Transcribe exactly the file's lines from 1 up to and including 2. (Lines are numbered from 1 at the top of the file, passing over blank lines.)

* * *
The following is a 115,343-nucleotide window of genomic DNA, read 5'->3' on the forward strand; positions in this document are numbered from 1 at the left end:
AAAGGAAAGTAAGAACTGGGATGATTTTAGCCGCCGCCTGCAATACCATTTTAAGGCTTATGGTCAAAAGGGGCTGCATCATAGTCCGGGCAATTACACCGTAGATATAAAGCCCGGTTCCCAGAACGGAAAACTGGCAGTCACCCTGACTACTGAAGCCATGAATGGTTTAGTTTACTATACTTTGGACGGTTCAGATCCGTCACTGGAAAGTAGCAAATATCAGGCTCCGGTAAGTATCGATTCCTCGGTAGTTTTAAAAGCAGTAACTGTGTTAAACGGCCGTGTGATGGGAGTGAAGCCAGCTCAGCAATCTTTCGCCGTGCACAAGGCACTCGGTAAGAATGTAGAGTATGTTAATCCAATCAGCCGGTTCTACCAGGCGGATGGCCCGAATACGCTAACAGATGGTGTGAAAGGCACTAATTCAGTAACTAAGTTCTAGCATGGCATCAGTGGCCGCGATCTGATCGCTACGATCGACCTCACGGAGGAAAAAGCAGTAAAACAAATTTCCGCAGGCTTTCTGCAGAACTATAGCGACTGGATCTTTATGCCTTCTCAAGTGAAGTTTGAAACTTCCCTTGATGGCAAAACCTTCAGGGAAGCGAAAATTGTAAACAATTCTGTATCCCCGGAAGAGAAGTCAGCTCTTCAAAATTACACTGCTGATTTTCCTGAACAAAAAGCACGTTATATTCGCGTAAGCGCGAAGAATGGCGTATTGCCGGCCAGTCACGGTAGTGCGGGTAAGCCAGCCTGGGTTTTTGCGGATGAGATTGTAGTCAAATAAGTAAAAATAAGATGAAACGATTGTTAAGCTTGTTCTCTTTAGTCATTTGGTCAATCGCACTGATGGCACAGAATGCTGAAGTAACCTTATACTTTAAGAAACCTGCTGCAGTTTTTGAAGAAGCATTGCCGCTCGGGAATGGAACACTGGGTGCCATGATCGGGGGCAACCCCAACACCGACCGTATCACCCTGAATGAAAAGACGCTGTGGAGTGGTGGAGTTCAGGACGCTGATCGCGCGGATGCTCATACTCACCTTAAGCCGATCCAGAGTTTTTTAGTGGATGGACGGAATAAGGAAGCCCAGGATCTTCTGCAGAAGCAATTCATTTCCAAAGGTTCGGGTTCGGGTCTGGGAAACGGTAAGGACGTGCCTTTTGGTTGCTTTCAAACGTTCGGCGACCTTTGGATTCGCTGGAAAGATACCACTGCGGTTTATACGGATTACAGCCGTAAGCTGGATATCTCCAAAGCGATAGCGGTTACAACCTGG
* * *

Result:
The following is a 115,343-nucleotide window of genomic DNA, read 5'->3' on the forward strand; positions in this document are numbered from 1 at the left end:
AAAGGAAAGTAAGAACTGGGATGATTTTAGCCGCCGCCTGCAATACCATTTTAAGGCTTATGGTCAAAAGGGGCTGCATCATAGTCCGGGCAATTACACCGTAGATATAAAGCCCGGTTCCCAGAACGGAAAACTGGCAGTCACCCTGACTACTGAAGCCATGAATGGTTTAGTTTACTATACTTTGGACGGTTCAGATCCGTCACTGGAAAGTAGCAAATATCAGGCTCCGGTAAGTATCGATTCCTCGGTAGTTTTAAAAGCAGTAACTGTGTTAAACGGCCGTGTGATGGGAGTGAAGCCAGCTCAGCAATCTTTCGCCGTGCACAAGGCACTCGGTAAGAATGTAGAGTATGTTAATCCAATCAGCCGGTTCTACCAGGCGGATGGCCCGAATACGCTAACAGATGGTGTGAAAGGCACTAATTCAGTAACTAAGTTCTAGCATGGCATCAGTGGCCGCGATCTGATCGCTACGATCGACCTCACGGAGGAAAAAGCAGTAAAACAAATTTCCGCAGGCTTTCTGCAGAACTATAGCGACTGGATCTTTATGCCTTCTCAAGTGAAGTTTGAAACTTCCCTTGATGGCAAAACCTTCAGGGAAGCGAAAATTGTAAACAATTCTGTATCCCCGGAAGAGAAGTCAGCTCTTCAAAATTACACTGCTGATTTTCCTGAACAAAAAGCACGTTATATTCGCGTAAGCGCGAAGAATGGCGTATTGCCGGCCAGTCACGGTAGTGCGGGTAAGCCAGCCTGGGTTTTTGCGGATGAGATTGTAGTCAAATAAGTAAAAATAAGATGAAACGATTGTTAAGCTTGTTCTCTTTAGTCATTTGGTCAATCGCACTGATGGCACAGAATGCTGAAGTAACCTTATACTTTAAGAAACCTGCTGCAGTTTTTGAAGAAGCATTGCCGCTCGGGAATGGAACACTGGGTGCCATGATCGGGGGCAACCCCAACACCGACCGTATCACCCTGAATGAAAAGACGCTGTGGAGTGGTGGAGTTCAGGACGCTGATCGCGCGGATGCTCATACTCACCTTAAGCCGATCCAGAGTTTTTTAGTGGATGGACGGAATAAGGAAGCCCAGGATCTTCTGCAGAAGCAATTCATTTCCAAAGGTTCGGGTTCGGGTCTGGGAAACGGTAAGGACGTGCCTTTTGGTTGCTTTCAAACGTTCGGCGACCTTTGGATTCGCTGGAAAGATACCACTGCGGTTTATACGGATTACAGCCGTAAGCTGGATATCTCCAAAGCGATAGCGGTTACAACCTGG